On February 10 we had a talk from Derek Legg on the Royal National Lifeboat Institution (RNLI).
The RNLI was formed in 1824 and in the period from 1824 until the present time it is estimated that crews have saved more than 137,000 people. The first boat that was stationed in Eastbourne was called Badger.
In 1824 a Mr E Hillory went out to save HMS Vigilant and he and his craft went out again and again and saved four more on the same day. He realised more had to be done and so with other dignitaries formed the basis of the RNLI, and now it has lifeguards on most of our beaches.
The RNLI is now operating from beaches and up to 100 miles out to sea and now also covers inland waterways. The minimum age of a crew member is 17 years. To call out a lifeboat dial 999 or 111 and ask for the Coastguard; the call goes to Dover and then a call to the local station where the call will go on the red button and within 10 minutes the local crew will be on their way. There are more than 330 lifeboats throughout the country and the latest ones are water jet powered. Training is essential to ensure all crews have the high standard to undertake rescue in often appalling conditions. Many of us owe our lives to these efficient crews.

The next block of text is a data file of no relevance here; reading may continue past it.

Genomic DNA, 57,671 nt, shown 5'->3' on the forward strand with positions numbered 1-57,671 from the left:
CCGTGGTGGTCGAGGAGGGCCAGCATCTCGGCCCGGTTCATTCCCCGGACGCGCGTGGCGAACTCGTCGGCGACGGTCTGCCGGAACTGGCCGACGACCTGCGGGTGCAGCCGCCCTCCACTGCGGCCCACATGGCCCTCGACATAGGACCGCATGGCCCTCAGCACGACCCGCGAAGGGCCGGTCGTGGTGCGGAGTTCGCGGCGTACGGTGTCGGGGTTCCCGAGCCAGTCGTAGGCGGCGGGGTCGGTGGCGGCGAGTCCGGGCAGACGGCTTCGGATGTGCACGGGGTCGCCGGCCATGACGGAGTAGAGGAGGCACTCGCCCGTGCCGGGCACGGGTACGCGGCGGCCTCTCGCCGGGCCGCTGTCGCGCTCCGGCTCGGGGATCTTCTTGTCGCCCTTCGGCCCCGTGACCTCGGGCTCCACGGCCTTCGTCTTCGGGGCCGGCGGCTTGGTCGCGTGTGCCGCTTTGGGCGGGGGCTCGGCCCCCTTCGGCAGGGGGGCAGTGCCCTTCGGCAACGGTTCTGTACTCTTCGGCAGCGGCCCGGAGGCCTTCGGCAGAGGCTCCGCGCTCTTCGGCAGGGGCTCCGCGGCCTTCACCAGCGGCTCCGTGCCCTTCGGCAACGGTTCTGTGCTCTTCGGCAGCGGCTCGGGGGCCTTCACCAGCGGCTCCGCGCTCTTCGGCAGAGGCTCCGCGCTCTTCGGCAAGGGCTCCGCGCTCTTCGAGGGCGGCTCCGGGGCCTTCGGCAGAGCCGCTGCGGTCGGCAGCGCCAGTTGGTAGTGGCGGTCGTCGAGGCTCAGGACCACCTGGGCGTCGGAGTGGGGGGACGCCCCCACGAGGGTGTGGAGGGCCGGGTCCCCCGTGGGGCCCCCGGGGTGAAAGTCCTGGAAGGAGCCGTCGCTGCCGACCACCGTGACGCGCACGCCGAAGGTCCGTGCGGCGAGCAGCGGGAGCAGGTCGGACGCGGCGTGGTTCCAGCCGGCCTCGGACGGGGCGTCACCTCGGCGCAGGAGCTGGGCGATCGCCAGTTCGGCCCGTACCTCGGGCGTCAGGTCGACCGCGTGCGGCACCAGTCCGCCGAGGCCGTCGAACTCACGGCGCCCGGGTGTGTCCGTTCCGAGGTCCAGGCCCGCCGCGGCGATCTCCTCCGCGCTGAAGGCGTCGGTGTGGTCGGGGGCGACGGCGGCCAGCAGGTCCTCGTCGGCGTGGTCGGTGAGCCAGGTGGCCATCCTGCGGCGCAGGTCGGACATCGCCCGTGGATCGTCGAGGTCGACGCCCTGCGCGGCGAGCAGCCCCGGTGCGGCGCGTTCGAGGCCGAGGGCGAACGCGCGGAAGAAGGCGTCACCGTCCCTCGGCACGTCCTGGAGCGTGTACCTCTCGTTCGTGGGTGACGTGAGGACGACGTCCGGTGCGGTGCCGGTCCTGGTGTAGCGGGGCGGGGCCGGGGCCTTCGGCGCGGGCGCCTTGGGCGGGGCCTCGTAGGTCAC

On February 24 we had an illustrated talk from Darren Maylam on Pestalozzi Village in Sedlescombe. It opened 50 years ago to accommodate young people from nine different countries to study in England. It was originally for children of school age, but is now open for children from 16 to 18 years of age who will stay for two years on a pre-university course. The scheme is multicultural and multi-faith.
Pre-condition for those chosen is they must have a good knowledge of English for both studying and for communicating with each other. The selection of students is quite stiff requiring them to pass an exam for science, maths, and English and they must be able to set up a scheme that will help in their country.
They go back in the summer holidays to work on this particular project. More than 600 students have come through the village since it started. The organisation pays about £20,000 per student to cover air fares, course fees, and accommodation and receive donations from sponsors to cover the costs.